The Name of the Rose is a tale of a master's journey in unraveling a complicated knot at a sacred institution. Under the veneer of scholastic and immaculate surface is prurient desire for knowledge, covet for power, and scruple for sin against chastity. The interminable discourse on church history and heresy will be elucidated throughout the novel (so don't be discouraged by the difficult prose), as relevant personalities will recount their involvement with heretics. It's an ingenious, fine piece of literature that challenges bright minds.


    Blogger Greg said...

    This is one of my favorite novels. The incredibly detailed description of the library alone is stunning. And, for a period mystery, vey entertaining and engrossing. I'm not a big fan of the movie, though.

    3/03/2006 11:17 AM  
    Blogger Matt said...

    I'm reading something similar in the backdrop of Egypt - The Egyptologist by Arthur Phillips.

    3/03/2006 12:11 PM  
    Blogger Jef said...

    I may have to check this out after I finish the Krakatoa book and the Encyclopedia of Serial Killers.

    3/03/2006 1:32 PM  
    Blogger Matt said...

    This comment has been removed by a blog administrator.

    3/03/2006 1:58 PM  
    Blogger Matt said...

    I used to think about theology school just because I appreciate the life within the beautiful abbot! The Name of the Rose was a quick read for me though I constantly backtrek just to appreciate the prose and the delineation of the library.

    Encyclopedia of Serial Killers? is that a series?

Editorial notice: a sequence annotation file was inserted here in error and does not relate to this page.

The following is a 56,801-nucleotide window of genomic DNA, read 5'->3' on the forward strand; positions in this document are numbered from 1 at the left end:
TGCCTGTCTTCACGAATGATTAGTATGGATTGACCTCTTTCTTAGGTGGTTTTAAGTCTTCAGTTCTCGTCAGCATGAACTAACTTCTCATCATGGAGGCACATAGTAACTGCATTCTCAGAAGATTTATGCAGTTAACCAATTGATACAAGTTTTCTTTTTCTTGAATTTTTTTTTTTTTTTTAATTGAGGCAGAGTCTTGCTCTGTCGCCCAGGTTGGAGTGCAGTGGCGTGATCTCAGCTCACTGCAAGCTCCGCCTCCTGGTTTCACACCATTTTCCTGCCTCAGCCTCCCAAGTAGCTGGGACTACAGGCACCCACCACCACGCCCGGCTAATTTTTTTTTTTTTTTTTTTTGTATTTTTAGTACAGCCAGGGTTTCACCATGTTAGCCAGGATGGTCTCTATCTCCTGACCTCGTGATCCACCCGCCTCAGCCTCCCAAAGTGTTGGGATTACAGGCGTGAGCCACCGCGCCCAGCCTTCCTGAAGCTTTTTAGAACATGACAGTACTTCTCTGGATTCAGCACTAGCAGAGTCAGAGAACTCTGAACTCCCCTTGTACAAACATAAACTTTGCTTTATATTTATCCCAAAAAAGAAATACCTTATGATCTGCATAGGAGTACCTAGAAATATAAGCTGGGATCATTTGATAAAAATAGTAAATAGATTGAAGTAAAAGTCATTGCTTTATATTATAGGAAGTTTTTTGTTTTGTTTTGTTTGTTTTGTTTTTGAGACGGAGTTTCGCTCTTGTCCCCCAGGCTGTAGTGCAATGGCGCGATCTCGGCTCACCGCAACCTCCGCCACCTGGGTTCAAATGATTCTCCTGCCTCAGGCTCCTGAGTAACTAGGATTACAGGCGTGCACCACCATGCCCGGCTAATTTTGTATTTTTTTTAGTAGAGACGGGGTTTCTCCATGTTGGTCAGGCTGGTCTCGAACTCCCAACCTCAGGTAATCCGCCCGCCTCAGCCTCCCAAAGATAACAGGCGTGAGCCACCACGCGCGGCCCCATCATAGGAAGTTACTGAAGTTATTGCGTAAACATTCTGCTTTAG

Guys, I help your help, I cannot nail my next reading selection as though I have a big pile of books on my nightstand. I think none of the books suit my mood at the moment, which is somewhat mystic. Any idea?

    It's time to scour the bookstore again...

    3/03/2006 2:06 PM  
    Blogger Greg said...

    Well, I am enjoying the Year of Magical Thinking by Joan Didion. (Non-fiction about her getting through the grief of losing her husband and almost losing her daughter twice within a 6-month period.) A bit heavy, but very good reading.

    3/03/2006 4:20 PM  
    Anonymous Danielle said...

    I really want to read this sometime, but honestly I am a little afraid I will miss all the historical, religious, etc references! One of my art history professors *loved* this book, but her area was medieval, romanesque art and she happened to be an excellent mathematician (geometry) to boot. Since the woman is fairly brilliant, maybe that is what has always put me off. Have you ever read Mary Doria Russell? Try The Sparrow. Not really mystical, but it is religious--very thought provoking novel!! Another one I loaned out and never got back!!! blah.

    3/05/2006 4:31 PM  
    Blogger Matt said...


    I've got The Sparrow down so I down assign it to my vacation pile? Working on THE ACCIDENTAL, and ARTHUR AND GEORGE now and also studying LITERARY THEORY for teaching.

    You've gotta keep track of what you loaned out to people. Maybe put a bookplate to remind them it really belongs to you and not to them?! :o)

    3/06/2006 2:44 PM